Breast Cancer Symposium

Most Women Have an Inaccurate Perception of Their Breast Cancer Risk

Breast Cancer Symposium
September 4, 2013

A large-scale survey of Long Island women who were having mammography to screen for breast cancer shows that the majority (more than 90%) either under- or overestimated their risk of developing this disease during their lifetime. Additionally, four out of every 10 women surveyed (40%) said they had never discussed their personal breast cancer risk with a doctor.

Having an MRI Around the Time of Surgery Does Not Reduce Recurrence Rates in Women with DCIS

Breast Cancer Symposium
September 4, 2013

A new study has found that using magnetic resonance imaging (MRI), in addition to mammography, before or immediately after a lumpectomy (surgical removal of the tumor and a small, cancer-free margin of tissue around the tumor) was not linked to a decrease in how often women with ductal carcinoma in situ (DCIS) of the breast experienced a local recurrence (cancer that comes back in the same area of the breast after treatment) or contralateral breast cancer (a new tumor that develops in the other breast).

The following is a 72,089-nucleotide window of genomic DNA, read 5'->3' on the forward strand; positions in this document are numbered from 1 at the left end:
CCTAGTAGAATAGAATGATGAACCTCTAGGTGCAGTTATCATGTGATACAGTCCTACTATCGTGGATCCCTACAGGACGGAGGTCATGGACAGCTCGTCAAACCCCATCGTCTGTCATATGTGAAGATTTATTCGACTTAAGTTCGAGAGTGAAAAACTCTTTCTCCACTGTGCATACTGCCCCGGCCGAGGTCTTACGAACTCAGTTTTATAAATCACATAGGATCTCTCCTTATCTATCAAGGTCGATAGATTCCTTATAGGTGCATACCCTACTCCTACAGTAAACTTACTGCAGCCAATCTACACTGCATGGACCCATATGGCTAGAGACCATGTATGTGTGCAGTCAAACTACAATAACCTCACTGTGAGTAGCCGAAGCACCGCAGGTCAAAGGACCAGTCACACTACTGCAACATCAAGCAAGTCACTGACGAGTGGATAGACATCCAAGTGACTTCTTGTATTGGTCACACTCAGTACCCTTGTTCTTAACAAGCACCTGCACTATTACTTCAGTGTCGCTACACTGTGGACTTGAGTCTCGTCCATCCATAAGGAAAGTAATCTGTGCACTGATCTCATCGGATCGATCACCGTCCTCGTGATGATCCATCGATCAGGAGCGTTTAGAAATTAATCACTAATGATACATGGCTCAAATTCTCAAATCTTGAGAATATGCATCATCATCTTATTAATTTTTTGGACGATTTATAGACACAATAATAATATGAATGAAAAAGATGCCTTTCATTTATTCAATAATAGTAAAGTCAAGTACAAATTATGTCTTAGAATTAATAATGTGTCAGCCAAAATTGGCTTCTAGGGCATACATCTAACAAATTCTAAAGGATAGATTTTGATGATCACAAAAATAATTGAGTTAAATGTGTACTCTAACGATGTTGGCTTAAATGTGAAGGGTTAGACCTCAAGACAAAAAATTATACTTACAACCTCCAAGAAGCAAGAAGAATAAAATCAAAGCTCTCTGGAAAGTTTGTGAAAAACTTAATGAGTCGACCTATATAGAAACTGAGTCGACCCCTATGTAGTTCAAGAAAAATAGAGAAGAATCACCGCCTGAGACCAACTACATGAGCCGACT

Calculating a Recurrence Score Helps Predict Survival for Patients With Breast Cancer That Has Spread to the Lymph Nodes

Breast Cancer Symposium
September 11, 2012

Using a specialized 21-gene test of a breast tumor’s genes, researchers found that the result, called a Recurrence Score (RS), predicted the prognosis (chance of recovery) for patients with estrogen-receptor positive breast cancer that has spread to the axillary (underarm) lymph nodes. Previous studies have shown that these 21 genes help predict the risk of recurrence (cancer that comes back after treatment) and the risk of death from cancer for women with breast cancer that has not spread to the axillary lymph nodes.

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